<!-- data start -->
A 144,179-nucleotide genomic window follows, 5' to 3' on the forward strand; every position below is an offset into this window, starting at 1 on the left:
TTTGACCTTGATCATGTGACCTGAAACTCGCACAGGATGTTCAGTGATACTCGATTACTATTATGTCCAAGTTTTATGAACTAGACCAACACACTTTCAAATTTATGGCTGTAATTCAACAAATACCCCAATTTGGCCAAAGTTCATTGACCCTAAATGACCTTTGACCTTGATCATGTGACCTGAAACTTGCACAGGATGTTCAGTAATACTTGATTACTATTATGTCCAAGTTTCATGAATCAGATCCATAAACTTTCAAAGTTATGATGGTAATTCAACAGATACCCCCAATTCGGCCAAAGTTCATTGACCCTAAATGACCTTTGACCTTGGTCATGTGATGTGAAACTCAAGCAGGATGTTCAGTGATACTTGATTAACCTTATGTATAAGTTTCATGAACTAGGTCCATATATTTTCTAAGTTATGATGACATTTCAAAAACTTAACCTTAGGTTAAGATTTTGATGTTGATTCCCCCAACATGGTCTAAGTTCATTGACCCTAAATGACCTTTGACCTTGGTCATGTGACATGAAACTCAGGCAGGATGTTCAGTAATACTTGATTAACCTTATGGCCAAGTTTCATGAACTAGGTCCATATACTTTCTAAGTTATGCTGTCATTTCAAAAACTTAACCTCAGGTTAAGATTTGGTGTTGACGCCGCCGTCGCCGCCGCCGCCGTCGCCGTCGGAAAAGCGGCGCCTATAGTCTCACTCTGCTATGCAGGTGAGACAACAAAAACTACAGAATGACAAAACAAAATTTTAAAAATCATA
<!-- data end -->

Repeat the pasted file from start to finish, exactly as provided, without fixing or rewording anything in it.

A 144,179-nucleotide genomic window follows, 5' to 3' on the forward strand; every position below is an offset into this window, starting at 1 on the left:
TTTGACCTTGATCATGTGACCTGAAACTCGCACAGGATGTTCAGTGATACTCGATTACTATTATGTCCAAGTTTTATGAACTAGACCAACACACTTTCAAATTTATGGCTGTAATTCAACAAATACCCCAATTTGGCCAAAGTTCATTGACCCTAAATGACCTTTGACCTTGATCATGTGACCTGAAACTTGCACAGGATGTTCAGTAATACTTGATTACTATTATGTCCAAGTTTCATGAATCAGATCCATAAACTTTCAAAGTTATGATGGTAATTCAACAGATACCCCCAATTCGGCCAAAGTTCATTGACCCTAAATGACCTTTGACCTTGGTCATGTGATGTGAAACTCAAGCAGGATGTTCAGTGATACTTGATTAACCTTATGTATAAGTTTCATGAACTAGGTCCATATATTTTCTAAGTTATGATGACATTTCAAAAACTTAACCTTAGGTTAAGATTTTGATGTTGATTCCCCCAACATGGTCTAAGTTCATTGACCCTAAATGACCTTTGACCTTGGTCATGTGACATGAAACTCAGGCAGGATGTTCAGTAATACTTGATTAACCTTATGGCCAAGTTTCATGAACTAGGTCCATATACTTTCTAAGTTATGCTGTCATTTCAAAAACTTAACCTCAGGTTAAGATTTGGTGTTGACGCCGCCGTCGCCGCCGCCGCCGTCGCCGTCGGAAAAGCGGCGCCTATAGTCTCACTCTGCTATGCAGGTGAGACAACAAAAACTACAGAATGACAAAACAAAATTTTAAAAATCATA